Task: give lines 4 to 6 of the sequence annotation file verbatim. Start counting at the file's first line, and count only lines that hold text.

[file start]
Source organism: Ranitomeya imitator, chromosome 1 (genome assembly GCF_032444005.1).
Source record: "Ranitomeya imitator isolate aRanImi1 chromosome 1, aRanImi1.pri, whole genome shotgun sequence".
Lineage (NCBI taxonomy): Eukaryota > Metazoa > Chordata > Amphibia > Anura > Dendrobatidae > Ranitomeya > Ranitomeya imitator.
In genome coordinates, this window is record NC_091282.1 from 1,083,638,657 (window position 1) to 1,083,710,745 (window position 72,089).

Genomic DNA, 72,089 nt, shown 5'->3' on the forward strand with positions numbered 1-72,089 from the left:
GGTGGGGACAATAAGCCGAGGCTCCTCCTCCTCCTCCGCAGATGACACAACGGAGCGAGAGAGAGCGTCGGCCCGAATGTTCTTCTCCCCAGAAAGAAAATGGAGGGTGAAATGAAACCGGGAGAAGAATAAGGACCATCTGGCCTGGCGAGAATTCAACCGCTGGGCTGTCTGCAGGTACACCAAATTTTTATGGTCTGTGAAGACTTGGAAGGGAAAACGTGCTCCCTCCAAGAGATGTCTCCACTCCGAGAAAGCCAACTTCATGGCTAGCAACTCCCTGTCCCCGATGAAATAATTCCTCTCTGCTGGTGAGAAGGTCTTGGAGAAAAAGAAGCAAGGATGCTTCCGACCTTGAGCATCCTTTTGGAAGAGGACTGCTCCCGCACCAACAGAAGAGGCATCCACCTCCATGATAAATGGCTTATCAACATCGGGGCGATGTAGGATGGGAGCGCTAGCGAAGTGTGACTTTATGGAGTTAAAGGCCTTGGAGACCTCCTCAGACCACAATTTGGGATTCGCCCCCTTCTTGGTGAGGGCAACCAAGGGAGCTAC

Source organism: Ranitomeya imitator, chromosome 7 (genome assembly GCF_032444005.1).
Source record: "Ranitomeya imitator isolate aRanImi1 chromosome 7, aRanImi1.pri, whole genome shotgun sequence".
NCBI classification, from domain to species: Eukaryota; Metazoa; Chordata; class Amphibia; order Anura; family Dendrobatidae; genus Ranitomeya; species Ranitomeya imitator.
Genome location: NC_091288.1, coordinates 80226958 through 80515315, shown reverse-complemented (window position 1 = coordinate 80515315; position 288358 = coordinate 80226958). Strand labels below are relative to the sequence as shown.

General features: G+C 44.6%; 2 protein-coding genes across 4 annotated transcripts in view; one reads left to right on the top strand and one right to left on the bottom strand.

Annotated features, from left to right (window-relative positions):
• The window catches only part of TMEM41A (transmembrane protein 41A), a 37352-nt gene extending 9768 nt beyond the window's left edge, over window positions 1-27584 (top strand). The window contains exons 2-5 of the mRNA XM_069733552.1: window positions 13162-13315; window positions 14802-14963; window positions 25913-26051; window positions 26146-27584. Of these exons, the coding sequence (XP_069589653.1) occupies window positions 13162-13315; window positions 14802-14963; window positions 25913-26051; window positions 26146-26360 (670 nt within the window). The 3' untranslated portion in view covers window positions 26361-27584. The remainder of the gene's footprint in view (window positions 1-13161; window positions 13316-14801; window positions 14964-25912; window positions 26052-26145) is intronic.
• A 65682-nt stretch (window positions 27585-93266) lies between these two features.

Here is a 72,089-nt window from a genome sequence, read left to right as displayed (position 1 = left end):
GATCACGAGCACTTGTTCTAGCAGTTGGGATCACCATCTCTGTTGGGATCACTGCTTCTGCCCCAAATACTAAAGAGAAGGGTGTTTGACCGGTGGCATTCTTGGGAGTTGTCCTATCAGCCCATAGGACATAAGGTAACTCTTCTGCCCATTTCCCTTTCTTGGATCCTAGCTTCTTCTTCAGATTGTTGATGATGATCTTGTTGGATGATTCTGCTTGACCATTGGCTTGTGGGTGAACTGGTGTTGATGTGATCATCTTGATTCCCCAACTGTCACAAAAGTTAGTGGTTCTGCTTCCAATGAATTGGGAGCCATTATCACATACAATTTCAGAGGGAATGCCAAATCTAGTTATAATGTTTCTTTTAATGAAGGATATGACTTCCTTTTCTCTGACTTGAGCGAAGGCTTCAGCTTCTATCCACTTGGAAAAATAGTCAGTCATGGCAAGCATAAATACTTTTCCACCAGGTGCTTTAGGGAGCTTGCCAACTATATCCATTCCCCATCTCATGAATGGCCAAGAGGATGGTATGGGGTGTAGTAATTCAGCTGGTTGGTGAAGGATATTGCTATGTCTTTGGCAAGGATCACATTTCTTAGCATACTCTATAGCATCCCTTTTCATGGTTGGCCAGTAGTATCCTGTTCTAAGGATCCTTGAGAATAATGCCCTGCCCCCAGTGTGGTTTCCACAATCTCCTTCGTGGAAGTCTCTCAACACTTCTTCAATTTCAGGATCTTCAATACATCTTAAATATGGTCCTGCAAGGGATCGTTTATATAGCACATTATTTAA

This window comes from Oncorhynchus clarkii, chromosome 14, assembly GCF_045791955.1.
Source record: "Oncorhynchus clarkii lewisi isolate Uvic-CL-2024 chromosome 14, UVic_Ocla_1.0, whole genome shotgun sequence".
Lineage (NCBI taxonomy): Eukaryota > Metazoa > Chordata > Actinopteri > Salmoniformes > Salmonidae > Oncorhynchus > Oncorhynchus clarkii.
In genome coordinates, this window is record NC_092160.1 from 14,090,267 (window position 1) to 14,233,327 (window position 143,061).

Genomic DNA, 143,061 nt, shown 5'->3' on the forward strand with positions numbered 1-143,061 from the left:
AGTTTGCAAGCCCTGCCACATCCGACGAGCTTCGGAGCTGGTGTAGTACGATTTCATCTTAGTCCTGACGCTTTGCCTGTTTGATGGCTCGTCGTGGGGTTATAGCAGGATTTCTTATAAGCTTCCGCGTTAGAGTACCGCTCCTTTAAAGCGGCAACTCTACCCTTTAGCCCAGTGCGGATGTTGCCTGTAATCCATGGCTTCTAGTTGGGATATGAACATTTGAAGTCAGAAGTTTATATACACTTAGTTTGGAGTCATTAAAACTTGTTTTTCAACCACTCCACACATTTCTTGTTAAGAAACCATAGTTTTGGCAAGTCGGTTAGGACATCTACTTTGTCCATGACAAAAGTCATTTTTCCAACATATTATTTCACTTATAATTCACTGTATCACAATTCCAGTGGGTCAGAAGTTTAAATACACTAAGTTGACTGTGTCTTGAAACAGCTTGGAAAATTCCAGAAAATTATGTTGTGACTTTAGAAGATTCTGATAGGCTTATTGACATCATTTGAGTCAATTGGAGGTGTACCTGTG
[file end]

In genome coordinates, this window is record NC_091282.1 from 1,083,638,657 (window position 1) to 1,083,710,745 (window position 72,089).

Genomic DNA, 72,089 nt, shown 5'->3' on the forward strand with positions numbered 1-72,089 from the left:
GGTGGGGACAATAAGCCGAGGCTCCTCCTCCTCCTCCGCAGATGACACAACGGAGCGAGAGAGAGCGTCGGCCCGAATGTTCTTCTCCCCAGAAAGAAAATGGAGGGTGAAATGAAACCGGGAGAAGAATAAGGACCATCTGGCCTGGCGAGAATTCAACCGCTGGGCTGTCTGCAGGTACACCAAATTTTTATGGTCTGTGAAGACTTGGAAGGGAAAACGTGCTCCCTCCAAGAGATGTCTCCACTCCGAGAAAGCCAACTTCATGGCTAGCAACTCCCTGTCCCCGATGAAATAATTCCTCTCTGCTGGTGAGAAGGTCTTGGAGAAAAAGAAGCAAGGATGCTTCCGACCTTGAGCATCCTTTTGGAAGAGGACTGCTCCCGCACCAACAGAAGAGGCATCCACCTCCATGATAAATGGCTTATCAACATCGGGGCGATGTAGGATGGGAGCGCTAGCGAAGTGTGACTTTATGGAGTTAAAGGCCTTGGAGACCTCCTCAGACCACAATTTGGGATTCGCCCCCTTCTTGGTGAGGGCAACCAAGGGAGCTAC